Key to World Peace: Religious Freedom
In his letter to the Turo Synagogue in Newport, Rhode Island, George Washington promised “to establish effective barriers against the horrors of spiritual tyranny and every species of religious persecution.” He argued for an attitude that respected the inherent and equal right of everyone to worship God as they think best or to not worship God at all. The government, wrote Washington, would give “to bigotry no sanction, to persecution no assistance.”
Over two hundred years later, President George W. Bush elaborated on Washington’s promise: “Religious freedom is the first freedom of the human soul. The right to speak the words that God places in our mouths. We must stand for that freedom in our country. We must speak for that freedom to the world.”
Religious liberty has played an integral part in American history. Religious freedom, freedom of conscience, is an integral part, a foundational part, of why this nation exists.
But does religion matter in international affairs? Just about everywhere we look in the world today there is a religious dimension to conflict. The old concepts of security based on sovereign nations competing for armaments and strategic superiority are being replaced by high-tech weaponry and ethnic and religious strife—which often are synonymous with one another.
It is important for future leaders to take religion seriously—to understand its yearnings, use its potential, and counter its danger. Diplomats and politicians and policymakers who are not equipped to do that will fall short in promoting U.S. policy goals in the twenty-first century. We need people who can factor religion and religious concerns into domestic politics and international relations just as they do economic and security concerns.
The promotion of religious freedom is linked to the promotion of other fundamental human civil rights, including the growth of democracy. Governments that protect religious freedom for all their citizens are more likely to be governments that protect other human rights. Encouraging stable, healthy democracies is a vital national interest of the United States. The spread of democracy makes for good neighbors, for economic prosperity, for increased trade, and for a decrease in conflict. Countries with governments that protect everyone’s right to practice their faith are not active breeding grounds for terrorists.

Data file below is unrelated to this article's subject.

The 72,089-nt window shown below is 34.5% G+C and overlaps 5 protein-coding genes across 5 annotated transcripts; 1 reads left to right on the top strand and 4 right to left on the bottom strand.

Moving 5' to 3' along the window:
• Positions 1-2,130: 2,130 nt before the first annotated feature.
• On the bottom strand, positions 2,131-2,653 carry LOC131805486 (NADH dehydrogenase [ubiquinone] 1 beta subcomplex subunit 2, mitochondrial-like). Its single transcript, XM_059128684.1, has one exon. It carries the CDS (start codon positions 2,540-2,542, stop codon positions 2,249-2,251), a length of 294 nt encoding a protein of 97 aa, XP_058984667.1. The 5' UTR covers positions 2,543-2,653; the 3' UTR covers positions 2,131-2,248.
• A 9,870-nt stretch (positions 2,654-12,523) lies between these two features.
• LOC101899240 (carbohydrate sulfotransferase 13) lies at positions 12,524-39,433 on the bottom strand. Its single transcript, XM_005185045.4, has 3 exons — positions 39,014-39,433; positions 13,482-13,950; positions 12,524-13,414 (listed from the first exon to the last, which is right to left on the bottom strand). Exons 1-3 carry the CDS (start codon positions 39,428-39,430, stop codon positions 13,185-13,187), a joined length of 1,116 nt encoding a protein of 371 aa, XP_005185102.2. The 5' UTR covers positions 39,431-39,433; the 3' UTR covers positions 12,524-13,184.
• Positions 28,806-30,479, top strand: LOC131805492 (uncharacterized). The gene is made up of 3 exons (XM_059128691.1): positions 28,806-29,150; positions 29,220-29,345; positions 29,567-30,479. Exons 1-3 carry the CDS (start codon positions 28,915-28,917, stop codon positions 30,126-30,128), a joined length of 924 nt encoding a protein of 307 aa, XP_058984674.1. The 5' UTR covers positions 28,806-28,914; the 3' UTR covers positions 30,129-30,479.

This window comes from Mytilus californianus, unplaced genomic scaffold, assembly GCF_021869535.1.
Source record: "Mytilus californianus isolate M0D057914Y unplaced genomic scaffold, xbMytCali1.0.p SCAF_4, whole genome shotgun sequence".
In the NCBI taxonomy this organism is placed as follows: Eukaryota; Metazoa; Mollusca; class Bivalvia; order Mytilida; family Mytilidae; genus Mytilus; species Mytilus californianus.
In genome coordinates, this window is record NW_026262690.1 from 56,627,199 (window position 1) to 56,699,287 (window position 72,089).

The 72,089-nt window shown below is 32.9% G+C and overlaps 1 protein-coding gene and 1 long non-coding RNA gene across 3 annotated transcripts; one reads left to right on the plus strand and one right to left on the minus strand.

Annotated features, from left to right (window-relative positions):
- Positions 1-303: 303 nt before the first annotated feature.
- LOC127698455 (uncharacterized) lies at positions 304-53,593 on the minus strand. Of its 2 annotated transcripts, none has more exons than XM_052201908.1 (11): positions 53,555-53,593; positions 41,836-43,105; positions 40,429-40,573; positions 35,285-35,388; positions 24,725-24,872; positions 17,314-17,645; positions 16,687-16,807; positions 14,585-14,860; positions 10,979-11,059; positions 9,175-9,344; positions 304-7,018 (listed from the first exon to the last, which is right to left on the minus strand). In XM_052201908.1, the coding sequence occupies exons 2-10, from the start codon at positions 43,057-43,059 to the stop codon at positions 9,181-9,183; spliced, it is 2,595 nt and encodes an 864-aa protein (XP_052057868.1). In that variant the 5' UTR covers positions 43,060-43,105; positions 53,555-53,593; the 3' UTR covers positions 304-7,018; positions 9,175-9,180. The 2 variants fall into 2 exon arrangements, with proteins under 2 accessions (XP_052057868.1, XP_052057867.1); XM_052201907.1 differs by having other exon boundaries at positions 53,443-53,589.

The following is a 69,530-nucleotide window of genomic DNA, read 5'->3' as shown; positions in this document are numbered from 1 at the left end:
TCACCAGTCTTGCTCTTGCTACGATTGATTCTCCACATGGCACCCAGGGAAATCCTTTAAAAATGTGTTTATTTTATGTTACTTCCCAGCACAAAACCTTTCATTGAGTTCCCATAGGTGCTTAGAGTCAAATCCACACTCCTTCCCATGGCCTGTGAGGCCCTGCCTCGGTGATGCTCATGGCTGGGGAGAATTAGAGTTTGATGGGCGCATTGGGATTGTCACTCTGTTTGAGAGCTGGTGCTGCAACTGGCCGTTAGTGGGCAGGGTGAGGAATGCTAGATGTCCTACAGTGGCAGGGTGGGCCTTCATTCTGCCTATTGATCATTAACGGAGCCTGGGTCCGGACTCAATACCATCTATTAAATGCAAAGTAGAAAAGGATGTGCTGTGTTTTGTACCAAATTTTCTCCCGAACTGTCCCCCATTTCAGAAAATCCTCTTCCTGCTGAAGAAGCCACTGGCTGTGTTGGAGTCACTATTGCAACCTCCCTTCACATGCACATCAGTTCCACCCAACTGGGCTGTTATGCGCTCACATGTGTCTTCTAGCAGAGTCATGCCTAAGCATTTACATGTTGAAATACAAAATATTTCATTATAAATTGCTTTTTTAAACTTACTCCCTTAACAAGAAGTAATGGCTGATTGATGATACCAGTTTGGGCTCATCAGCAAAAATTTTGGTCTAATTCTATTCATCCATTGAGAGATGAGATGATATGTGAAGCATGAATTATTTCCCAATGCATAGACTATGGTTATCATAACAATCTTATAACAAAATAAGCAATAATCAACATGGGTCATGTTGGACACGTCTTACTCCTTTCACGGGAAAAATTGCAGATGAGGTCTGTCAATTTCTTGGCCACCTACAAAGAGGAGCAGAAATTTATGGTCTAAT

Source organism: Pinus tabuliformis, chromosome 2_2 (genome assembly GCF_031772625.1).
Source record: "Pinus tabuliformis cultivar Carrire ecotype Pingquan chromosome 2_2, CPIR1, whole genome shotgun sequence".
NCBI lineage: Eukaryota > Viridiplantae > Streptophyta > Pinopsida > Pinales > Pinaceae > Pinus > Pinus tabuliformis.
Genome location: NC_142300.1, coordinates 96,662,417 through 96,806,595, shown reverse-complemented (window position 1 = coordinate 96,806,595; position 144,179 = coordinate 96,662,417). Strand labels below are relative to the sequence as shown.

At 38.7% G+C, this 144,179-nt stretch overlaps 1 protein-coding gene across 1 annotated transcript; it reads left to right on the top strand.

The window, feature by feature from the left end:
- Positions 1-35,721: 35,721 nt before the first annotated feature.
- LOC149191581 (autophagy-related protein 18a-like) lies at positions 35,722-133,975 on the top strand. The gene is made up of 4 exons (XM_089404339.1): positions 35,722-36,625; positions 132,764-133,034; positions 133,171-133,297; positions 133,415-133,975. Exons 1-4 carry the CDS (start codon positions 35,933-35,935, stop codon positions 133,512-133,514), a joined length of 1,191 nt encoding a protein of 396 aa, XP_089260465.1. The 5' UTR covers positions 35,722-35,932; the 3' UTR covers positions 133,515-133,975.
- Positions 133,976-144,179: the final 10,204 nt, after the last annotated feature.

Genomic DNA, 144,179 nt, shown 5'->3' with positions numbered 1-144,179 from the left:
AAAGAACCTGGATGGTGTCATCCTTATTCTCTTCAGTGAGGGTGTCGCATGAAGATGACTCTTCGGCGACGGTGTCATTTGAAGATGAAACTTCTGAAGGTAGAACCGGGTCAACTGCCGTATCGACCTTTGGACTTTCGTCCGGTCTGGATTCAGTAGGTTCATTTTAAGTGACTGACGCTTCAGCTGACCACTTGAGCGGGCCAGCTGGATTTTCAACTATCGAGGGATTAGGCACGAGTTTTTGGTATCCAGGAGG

The 2007 annual report of the U.S. Commission on International Religious Freedom paints a bleak picture of our world with eleven countries—Burma, Democratic People’s Republic of Korea (North Korea), Eritrea, Iran, Pakistan, China, Saudi Arabia, Sudan, Turkmenistan, Uzbekistan, and Vietnam—noted as “countries of particular concern.” It is believed these governments have “engaged in or tolerated systematic and egregious violations of the universal right to freedom of religion or belief.”
The Commission also identified eight countries— Iraq, Afghanistan, Bangladesh, Belarus, Cuba, Egypt, Indonesia, and Nigeria—as requiring close monitoring, given that the governments of these nations have engaged in or tolerated attempts to regulate thought, conscience, and religion or belief.
As the 2007 annual report states, religious freedom has a central place not only in the “area of advancing human rights but also in promoting accountability, conflict resolution, and reconciliation within societies.”
When we prioritize trade and security concerns over human rights and religious freedom we travel a dangerous road. The better way is to seek to link these concerns in a way consistent with our own interests and the long-term betterment of the lives of those in countries where violations of freedom of thought, conscience, and religion are common.
By placing attention on the state of religious freedom in individual nations, we greatly enhance prospects for long-term peace and security in the world.